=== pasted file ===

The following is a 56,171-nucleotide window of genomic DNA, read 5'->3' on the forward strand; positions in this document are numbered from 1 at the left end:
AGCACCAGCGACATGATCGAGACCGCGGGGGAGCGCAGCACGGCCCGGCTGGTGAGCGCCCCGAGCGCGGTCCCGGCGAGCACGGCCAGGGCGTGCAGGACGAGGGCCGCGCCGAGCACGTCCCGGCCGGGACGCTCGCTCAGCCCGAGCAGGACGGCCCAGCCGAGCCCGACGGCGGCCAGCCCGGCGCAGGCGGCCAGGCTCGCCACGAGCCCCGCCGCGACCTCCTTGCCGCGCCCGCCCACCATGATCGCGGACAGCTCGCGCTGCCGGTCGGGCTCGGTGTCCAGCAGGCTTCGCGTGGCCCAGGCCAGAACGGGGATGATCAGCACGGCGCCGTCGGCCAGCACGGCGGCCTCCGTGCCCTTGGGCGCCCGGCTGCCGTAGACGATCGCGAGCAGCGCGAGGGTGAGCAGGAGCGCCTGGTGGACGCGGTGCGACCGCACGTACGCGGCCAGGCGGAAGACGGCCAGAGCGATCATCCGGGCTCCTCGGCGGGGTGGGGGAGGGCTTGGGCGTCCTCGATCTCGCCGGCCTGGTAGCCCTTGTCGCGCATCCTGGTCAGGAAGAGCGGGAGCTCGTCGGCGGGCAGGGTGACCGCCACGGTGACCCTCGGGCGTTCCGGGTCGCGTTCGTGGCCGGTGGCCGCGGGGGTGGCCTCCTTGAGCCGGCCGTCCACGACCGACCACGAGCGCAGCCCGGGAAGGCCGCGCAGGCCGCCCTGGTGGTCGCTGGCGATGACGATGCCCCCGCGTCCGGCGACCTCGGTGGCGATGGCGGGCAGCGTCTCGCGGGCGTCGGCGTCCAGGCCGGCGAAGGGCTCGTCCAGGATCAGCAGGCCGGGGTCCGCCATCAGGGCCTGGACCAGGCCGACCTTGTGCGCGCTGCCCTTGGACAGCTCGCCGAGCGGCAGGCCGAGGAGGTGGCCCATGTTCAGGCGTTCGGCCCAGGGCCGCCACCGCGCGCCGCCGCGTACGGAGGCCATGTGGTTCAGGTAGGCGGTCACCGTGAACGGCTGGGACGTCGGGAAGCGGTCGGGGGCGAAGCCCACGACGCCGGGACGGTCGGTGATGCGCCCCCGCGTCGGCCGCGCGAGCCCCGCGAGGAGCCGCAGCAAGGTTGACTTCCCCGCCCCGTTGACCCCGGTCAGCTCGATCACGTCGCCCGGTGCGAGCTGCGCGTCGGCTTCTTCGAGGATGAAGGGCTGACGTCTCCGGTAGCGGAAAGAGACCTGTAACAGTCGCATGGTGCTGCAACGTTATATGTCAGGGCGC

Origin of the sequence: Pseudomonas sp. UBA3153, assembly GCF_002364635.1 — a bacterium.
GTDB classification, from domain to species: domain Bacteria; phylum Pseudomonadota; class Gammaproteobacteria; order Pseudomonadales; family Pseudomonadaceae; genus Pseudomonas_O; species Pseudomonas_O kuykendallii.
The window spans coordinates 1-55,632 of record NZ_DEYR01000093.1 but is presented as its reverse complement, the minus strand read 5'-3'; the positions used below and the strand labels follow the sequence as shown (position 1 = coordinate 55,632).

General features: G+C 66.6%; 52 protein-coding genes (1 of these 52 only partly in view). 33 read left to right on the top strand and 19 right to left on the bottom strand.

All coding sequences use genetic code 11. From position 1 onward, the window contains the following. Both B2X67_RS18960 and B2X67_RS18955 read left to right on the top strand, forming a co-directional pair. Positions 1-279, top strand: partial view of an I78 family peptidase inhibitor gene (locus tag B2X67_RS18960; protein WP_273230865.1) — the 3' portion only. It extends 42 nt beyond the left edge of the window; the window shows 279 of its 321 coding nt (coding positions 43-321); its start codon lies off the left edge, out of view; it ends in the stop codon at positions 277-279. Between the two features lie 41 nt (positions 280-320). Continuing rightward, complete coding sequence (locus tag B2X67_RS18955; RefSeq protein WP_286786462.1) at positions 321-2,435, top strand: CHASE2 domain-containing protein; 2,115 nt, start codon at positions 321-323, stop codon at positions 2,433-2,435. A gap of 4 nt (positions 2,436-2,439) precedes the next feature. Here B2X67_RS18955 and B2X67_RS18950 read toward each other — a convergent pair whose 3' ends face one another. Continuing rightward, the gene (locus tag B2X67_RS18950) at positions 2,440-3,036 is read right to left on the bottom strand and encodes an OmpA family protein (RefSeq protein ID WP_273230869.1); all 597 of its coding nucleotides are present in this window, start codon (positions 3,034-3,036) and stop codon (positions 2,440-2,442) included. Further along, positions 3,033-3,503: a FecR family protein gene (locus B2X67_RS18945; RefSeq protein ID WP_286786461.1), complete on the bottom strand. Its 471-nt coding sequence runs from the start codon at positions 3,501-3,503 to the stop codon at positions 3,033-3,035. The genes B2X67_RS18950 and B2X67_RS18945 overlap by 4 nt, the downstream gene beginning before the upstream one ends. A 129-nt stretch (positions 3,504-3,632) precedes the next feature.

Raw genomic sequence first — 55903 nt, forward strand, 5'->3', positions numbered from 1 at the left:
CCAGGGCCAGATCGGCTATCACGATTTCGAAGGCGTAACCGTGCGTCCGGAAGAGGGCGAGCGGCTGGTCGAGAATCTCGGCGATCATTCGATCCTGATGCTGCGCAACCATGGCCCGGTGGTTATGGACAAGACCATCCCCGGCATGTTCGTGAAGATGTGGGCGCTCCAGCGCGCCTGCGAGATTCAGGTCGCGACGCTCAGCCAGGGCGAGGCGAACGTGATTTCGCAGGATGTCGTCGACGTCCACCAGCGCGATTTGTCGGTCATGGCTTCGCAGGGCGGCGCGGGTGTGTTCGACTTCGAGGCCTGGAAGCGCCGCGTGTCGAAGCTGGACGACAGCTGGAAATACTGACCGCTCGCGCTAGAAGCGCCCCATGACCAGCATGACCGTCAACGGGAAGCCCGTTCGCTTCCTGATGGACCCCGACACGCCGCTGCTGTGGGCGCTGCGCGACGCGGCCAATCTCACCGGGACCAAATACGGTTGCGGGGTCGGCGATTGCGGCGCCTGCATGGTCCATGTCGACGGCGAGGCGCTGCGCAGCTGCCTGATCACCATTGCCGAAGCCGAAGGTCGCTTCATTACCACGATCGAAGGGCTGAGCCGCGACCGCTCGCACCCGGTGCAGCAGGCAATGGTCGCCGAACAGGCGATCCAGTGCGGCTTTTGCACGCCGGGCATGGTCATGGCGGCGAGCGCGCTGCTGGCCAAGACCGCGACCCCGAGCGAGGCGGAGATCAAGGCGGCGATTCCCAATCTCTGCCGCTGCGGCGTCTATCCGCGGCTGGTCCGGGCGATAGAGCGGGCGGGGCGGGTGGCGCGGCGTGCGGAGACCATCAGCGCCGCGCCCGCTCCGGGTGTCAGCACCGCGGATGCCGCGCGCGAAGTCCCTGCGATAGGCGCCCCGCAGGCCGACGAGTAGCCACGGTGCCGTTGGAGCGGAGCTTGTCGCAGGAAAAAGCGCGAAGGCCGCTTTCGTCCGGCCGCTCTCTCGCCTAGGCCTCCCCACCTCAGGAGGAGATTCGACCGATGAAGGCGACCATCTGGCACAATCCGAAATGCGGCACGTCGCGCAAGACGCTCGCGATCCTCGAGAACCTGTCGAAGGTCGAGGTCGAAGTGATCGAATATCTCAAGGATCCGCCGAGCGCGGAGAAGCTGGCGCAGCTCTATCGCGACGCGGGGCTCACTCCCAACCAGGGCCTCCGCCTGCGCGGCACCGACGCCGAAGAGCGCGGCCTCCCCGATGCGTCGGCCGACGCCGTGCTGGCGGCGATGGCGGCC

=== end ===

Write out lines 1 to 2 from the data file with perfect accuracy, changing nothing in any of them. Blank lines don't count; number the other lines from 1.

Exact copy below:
The following is a 56,171-nucleotide window of genomic DNA, read 5'->3' on the forward strand; positions in this document are numbered from 1 at the left end:
AGCACCAGCGACATGATCGAGACCGCGGGGGAGCGCAGCACGGCCCGGCTGGTGAGCGCCCCGAGCGCGGTCCCGGCGAGCACGGCCAGGGCGTGCAGGACGAGGGCCGCGCCGAGCACGTCCCGGCCGGGACGCTCGCTCAGCCCGAGCAGGACGGCCCAGCCGAGCCCGACGGCGGCCAGCCCGGCGCAGGCGGCCAGGCTCGCCACGAGCCCCGCCGCGACCTCCTTGCCGCGCCCGCCCACCATGATCGCGGACAGCTCGCGCTGCCGGTCGGGCTCGGTGTCCAGCAGGCTTCGCGTGGCCCAGGCCAGAACGGGGATGATCAGCACGGCGCCGTCGGCCAGCACGGCGGCCTCCGTGCCCTTGGGCGCCCGGCTGCCGTAGACGATCGCGAGCAGCGCGAGGGTGAGCAGGAGCGCCTGGTGGACGCGGTGCGACCGCACGTACGCGGCCAGGCGGAAGACGGCCAGAGCGATCATCCGGGCTCCTCGGCGGGGTGGGGGAGGGCTTGGGCGTCCTCGATCTCGCCGGCCTGGTAGCCCTTGTCGCGCATCCTGGTCAGGAAGAGCGGGAGCTCGTCGGCGGGCAGGGTGACCGCCACGGTGACCCTCGGGCGTTCCGGGTCGCGTTCGTGGCCGGTGGCCGCGGGGGTGGCCTCCTTGAGCCGGCCGTCCACGACCGACCACGAGCGCAGCCCGGGAAGGCCGCGCAGGCCGCCCTGGTGGTCGCTGGCGATGACGATGCCCCCGCGTCCGGCGACCTCGGTGGCGATGGCGGGCAGCGTCTCGCGGGCGTCGGCGTCCAGGCCGGCGAAGGGCTCGTCCAGGATCAGCAGGCCGGGGTCCGCCATCAGGGCCTGGACCAGGCCGACCTTGTGCGCGCTGCCCTTGGACAGCTCGCCGAGCGGCAGGCCGAGGAGGTGGCCCATGTTCAGGCGTTCGGCCCAGGGCCGCCACCGCGCGCCGCCGCGTACGGAGGCCATGTGGTTCAGGTAGGCGGTCACCGTGAACGGCTGGGACGTCGGGAAGCGGTCGGGGGCGAAGCCCACGACGCCGGGACGGTCGGTGATGCGCCCCCGCGTCGGCCGCGCGAGCCCCGCGAGGAGCCGCAGCAAGGTTGACTTCCCCGCCCCGTTGACCCCGGTCAGCTCGATCACGTCGCCCGGTGCGAGCTGCGCGTCGGCTTCTTCGAGGATGAAGGGCTGACGTCTCCGGTAGCGGAAAGAGACCTGTAACAGTCGCATGGTGCTGCAACGTTATATGTCAGGGCGC